OrCam, the brilliant technology that allows the blind and vision-impaired not only to read but also to identify faces, would have informed Yitzhak that Yaakov had “tricked” him into giving him the birthright and blessing that Esau had traded for a pot of lentil soup.
A promising partnership between Israel’s Rambam Medical Center and and the Global Center for Medical Innovation (GCMI) at Georgia’s Institute of Technology in the US will make it possible for Israeli scientists to produce and sell new medical technology better and faster. The two sides agreed to set up a medical technology incubator for Israeli-based companies in Atlanta.
Flu season is coming to the northern hemisphere as autumn and winter are about to arrive. The Influenza vaccine recommended by the World Health Organization is the best way to risk complications that include pneumonia; inflammation of the heart (myocarditis), brain (encephalitis) or muscle (myositis, rhabdomyolysis) tissues; and multi-organ failure).
Attending religious services is surely good for the soul, but recent research also highlights its benefits for the body and the heart. Lifestyle intervention delivered in churches by community-based health workers has been shown to bring about a significant reduction in blood pressure among African Americans, compared to health education alone.
Machines have for centuries worked for humankind, but can they also think for us? It seems they can, and this amazing but potentially frightening development is called artificial (or machine) intelligence (AI). Unlike natural human or animal intelligence, AI devices survey their surroundings and take aim at a target, imitating human learning, problem solving and carrying out other types of cognitive functions.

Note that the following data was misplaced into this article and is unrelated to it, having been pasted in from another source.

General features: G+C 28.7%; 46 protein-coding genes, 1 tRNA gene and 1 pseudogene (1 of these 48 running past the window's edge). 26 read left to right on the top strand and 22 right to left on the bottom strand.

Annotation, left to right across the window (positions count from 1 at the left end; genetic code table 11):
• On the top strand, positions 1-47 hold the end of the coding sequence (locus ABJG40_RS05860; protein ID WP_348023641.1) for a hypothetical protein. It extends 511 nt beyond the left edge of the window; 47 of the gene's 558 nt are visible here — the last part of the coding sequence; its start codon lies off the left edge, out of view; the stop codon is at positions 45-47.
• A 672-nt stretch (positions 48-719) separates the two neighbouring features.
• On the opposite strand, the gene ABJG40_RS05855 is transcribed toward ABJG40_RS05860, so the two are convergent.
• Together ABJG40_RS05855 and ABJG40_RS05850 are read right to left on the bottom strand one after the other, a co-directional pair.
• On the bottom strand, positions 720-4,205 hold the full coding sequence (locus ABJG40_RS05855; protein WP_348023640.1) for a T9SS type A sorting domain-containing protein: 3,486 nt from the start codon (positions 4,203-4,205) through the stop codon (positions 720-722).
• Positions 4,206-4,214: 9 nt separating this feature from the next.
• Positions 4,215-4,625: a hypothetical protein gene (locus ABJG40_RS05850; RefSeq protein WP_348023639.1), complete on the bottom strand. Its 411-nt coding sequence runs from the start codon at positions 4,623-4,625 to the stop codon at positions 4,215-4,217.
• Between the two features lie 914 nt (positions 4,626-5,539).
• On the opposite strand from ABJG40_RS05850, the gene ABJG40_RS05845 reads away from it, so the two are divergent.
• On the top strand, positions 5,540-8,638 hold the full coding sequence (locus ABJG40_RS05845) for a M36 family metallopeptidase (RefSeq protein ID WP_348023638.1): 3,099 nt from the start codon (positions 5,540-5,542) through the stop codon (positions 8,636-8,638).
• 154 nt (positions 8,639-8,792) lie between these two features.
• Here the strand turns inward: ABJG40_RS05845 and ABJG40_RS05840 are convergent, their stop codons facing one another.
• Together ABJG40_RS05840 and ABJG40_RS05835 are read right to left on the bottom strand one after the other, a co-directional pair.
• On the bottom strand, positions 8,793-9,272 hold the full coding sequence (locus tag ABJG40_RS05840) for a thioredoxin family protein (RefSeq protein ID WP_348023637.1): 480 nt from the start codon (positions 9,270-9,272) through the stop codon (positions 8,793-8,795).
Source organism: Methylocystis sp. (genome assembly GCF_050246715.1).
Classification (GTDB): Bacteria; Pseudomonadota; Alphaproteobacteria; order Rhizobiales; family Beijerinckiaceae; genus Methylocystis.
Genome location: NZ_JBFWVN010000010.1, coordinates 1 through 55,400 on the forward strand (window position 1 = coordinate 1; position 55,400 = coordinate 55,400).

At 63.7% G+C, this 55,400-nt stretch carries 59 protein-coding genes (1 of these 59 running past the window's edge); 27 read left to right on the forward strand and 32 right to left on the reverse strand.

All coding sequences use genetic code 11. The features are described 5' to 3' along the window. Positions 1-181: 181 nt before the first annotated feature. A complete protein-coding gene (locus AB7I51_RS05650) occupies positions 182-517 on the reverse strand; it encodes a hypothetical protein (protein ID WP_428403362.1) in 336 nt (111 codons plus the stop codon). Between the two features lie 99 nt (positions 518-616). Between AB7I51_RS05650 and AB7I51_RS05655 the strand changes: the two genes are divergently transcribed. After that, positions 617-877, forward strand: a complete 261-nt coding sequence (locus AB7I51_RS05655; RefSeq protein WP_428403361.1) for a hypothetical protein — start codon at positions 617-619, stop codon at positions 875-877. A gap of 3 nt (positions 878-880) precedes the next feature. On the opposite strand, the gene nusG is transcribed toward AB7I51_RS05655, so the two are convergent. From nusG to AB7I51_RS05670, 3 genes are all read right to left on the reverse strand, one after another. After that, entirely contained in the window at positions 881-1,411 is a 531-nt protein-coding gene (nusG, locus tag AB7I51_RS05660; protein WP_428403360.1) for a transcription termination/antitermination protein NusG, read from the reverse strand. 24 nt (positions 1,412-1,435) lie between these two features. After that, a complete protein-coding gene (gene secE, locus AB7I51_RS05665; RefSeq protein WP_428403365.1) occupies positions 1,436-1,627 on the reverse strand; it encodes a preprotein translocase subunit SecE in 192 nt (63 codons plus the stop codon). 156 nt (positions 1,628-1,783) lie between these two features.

After the Children of Israel were delivered from the hands of the ancient Egyptians at the Sea of Reeds and complained that the water was too bitter to drink, the prophet Moshe threw a piece of wood into it, making it sweet. Today, there is a cornucopia of sugar, honey, corn and date syrup and… Read more »
I am a 77-year-old man. About 18 months ago, I was treated for sepsis, and before that, I felt very tired and had little energy. I spent five weeks in the hospital for treatment. A doctor told my wife that I would probably die from this illness. I still feel very tired, and can do very little, insofar as work is concerned.
ALS – amyotrophic lateral sclerosis, Lou Gehrig’s disease or motor neuron disease – is indeed tragic and terminal. The initial symptoms can vary from person to person. One sufferer may have trouble holding a pen or lifting a glass of water, while another person may experience a change in vocal pitch when speaking. ALS is typically a disease that involves a gradual onset. In addition, the rate at which it progresses in sufferers also differs. Symptoms can begin in the muscles that control speech and swallowing or in the hands, arms, legs or feet.